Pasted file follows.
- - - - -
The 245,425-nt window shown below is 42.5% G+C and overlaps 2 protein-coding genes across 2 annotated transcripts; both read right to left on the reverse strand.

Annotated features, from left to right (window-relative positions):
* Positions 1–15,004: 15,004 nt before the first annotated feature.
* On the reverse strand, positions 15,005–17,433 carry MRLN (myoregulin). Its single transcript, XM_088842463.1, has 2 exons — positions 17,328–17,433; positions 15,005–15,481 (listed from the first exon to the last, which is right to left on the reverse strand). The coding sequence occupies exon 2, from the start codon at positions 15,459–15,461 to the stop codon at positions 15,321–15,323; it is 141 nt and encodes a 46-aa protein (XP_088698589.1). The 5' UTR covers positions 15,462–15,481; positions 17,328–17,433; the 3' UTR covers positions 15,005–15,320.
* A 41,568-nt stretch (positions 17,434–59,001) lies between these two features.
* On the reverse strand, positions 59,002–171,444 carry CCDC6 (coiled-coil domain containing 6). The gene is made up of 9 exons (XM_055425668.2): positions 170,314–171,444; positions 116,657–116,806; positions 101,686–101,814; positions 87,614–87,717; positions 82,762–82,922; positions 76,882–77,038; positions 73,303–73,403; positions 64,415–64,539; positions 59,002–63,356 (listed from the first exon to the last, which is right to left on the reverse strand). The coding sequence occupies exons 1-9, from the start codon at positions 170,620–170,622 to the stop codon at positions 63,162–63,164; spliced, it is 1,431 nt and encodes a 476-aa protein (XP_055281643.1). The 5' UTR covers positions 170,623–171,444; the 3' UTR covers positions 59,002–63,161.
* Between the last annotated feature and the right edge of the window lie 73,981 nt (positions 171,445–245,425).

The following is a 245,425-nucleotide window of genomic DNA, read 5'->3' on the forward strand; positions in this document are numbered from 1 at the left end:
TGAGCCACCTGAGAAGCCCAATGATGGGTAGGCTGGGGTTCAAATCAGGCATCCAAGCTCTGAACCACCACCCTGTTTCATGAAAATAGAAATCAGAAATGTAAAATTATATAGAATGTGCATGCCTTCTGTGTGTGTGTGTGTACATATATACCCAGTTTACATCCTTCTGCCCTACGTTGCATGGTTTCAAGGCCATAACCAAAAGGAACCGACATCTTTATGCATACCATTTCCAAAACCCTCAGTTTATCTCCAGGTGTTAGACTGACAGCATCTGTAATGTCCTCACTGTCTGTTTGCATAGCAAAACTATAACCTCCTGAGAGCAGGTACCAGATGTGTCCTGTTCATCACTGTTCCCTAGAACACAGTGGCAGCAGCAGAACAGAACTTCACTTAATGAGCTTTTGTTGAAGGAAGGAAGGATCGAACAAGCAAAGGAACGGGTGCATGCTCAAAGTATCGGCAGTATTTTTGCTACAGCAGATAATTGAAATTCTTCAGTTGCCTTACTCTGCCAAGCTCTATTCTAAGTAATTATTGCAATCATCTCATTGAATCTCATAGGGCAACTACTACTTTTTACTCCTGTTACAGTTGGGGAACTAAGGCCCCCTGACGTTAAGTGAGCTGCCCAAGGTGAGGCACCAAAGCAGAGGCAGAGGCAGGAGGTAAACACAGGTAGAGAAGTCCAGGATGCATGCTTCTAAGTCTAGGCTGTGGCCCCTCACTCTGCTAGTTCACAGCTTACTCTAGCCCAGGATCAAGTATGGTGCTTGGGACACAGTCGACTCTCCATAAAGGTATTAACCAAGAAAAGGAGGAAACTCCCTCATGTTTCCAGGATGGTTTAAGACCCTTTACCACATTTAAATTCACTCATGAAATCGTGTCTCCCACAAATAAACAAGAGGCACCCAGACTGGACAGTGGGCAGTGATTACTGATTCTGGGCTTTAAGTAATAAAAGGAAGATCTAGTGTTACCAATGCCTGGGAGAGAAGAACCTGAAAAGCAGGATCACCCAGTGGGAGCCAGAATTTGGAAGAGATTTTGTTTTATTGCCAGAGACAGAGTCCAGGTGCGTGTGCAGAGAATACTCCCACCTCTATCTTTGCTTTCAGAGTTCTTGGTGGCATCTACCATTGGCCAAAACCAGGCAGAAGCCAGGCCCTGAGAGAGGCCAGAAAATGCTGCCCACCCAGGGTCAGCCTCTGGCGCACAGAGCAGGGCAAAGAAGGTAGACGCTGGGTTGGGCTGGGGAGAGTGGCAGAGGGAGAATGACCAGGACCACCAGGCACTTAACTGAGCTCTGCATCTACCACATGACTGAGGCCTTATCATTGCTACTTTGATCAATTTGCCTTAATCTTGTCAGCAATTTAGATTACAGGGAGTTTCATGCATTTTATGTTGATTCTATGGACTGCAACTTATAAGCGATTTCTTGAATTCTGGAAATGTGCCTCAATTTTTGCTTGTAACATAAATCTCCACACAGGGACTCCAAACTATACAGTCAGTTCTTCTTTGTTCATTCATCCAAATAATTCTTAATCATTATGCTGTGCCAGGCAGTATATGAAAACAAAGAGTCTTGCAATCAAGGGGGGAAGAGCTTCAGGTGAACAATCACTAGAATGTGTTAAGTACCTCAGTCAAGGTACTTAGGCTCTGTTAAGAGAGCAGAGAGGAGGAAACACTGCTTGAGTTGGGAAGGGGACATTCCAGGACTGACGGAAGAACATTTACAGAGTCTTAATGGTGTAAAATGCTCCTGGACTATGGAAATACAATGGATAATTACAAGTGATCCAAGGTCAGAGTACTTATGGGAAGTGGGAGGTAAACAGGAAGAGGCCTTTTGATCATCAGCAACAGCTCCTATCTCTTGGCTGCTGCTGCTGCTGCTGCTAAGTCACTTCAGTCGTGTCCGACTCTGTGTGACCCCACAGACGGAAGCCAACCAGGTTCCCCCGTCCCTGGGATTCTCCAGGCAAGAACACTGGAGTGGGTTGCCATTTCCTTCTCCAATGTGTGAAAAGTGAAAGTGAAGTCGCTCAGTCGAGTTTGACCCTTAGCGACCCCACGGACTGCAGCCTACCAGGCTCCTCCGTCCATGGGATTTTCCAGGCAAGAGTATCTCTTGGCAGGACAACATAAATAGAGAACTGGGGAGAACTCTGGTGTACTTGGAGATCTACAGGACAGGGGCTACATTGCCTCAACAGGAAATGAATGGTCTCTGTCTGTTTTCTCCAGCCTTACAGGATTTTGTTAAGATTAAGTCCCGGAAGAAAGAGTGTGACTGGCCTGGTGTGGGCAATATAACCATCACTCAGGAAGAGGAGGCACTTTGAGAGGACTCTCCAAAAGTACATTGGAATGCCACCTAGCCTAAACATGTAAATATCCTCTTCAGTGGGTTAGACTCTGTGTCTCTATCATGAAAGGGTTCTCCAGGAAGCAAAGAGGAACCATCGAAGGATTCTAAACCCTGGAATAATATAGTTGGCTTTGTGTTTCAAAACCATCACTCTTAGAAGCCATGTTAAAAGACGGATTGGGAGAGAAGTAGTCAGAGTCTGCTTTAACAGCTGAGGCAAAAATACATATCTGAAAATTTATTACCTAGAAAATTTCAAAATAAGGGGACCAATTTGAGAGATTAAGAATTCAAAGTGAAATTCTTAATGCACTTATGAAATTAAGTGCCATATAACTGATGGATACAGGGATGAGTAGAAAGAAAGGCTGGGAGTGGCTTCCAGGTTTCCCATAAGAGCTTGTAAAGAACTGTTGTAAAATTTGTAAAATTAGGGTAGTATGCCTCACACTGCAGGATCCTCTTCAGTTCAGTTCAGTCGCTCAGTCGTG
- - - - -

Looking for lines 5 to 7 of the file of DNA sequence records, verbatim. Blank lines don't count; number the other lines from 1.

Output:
* A 41,568-nt stretch (positions 17,434–59,001) lies between these two features.
* On the reverse strand, positions 59,002–171,444 carry CCDC6 (coiled-coil domain containing 6). The gene is made up of 9 exons (XM_055425668.2): positions 170,314–171,444; positions 116,657–116,806; positions 101,686–101,814; positions 87,614–87,717; positions 82,762–82,922; positions 76,882–77,038; positions 73,303–73,403; positions 64,415–64,539; positions 59,002–63,356 (listed from the first exon to the last, which is right to left on the reverse strand). The coding sequence occupies exons 1-9, from the start codon at positions 170,620–170,622 to the stop codon at positions 63,162–63,164; spliced, it is 1,431 nt and encodes a 476-aa protein (XP_055281643.1). The 5' UTR covers positions 170,623–171,444; the 3' UTR covers positions 59,002–63,161.
* Between the last annotated feature and the right edge of the window lie 73,981 nt (positions 171,445–245,425).